With this in mind, it makes sense that queer women are largely absent from Soho’s nightlife scene. However, this is a rather rudimentary observation, and one that can be made within the first few minutes of a Soho-based night out. Something that was more striking to me was the way in which there are, and always have been, queer women’s venues- but these retain a strongly furtive air. In Tipping the Velvet, Nan and Diana visit a Ladies Club intended for the ‘Cavendish Sapphists’ (Waters, 1998:279). The club was located on Sackville Street, not quite in Soho but near it, and was very much intended to be easy to miss: ‘try to spot it: you shall walk the length of the pavement, quite three or four times’ (1998:271). Although this club was fictional, my research found clubs similar in nature, referred to as anandrinic societies. These societies, however, were so secretive that, again, little information on them can be found, other than that they existed, and were Sapphic in nature (Lanser, 2014:198). As frustrating as this was from a research standpoint, I realised that it is hardly any different to today. She Soho, the major queer women’s nightclub, is very much tucked away- to the point of actually being entirely underground- with only a tiny sign. This is in great contrast to the major gay men’s bar on the same street, which is hard to miss when walking down the road, particularly on a night. Whilst thinking about this, I was reminded of another club for queer women that exists in Soho: ‘Century Club’, on Shaftesbury Avenue. Experience as a fundraiser there, as well as conversations with friends about it, made me sure that it was a club intended for queer women; however, this is not deducible at all from the website, or any reviews of the club. In addition, it can only be accessed through a small, unmarked door- Nan’s sentiments on the invisibility of the Cavendish Club could easily be echoed for the Century Club.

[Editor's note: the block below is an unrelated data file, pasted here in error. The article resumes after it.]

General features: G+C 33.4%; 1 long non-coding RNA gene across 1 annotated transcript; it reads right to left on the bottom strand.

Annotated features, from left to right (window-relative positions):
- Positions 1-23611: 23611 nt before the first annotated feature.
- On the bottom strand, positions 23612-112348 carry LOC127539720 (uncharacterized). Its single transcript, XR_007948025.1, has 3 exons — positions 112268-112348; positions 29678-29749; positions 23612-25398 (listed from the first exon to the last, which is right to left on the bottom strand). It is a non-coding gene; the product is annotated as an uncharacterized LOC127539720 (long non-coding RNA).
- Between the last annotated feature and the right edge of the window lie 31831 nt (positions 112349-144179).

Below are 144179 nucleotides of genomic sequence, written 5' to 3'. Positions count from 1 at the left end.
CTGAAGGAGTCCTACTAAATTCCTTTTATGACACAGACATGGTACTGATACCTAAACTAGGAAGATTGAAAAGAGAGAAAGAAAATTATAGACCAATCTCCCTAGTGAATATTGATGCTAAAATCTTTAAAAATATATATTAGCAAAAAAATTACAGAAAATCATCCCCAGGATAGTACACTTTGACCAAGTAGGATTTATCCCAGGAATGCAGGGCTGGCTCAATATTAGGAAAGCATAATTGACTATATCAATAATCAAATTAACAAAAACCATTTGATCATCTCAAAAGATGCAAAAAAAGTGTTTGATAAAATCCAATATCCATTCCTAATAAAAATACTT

Further to this, during a field trip to a well-known queer women’s bar, She Soho, I spoke to an older woman about what Soho had been like in the past. She mentioned there being a number of venues intended for queer women- but the main theme of the conversation was how they had all shut down, often fairly soon after opening. Further research found that although these venues had existed, information past that was very hard to find. Often, there were only references made in passing (such as in McWilliam, 2014), or, as in the case of one club night, an old flyer in archival material.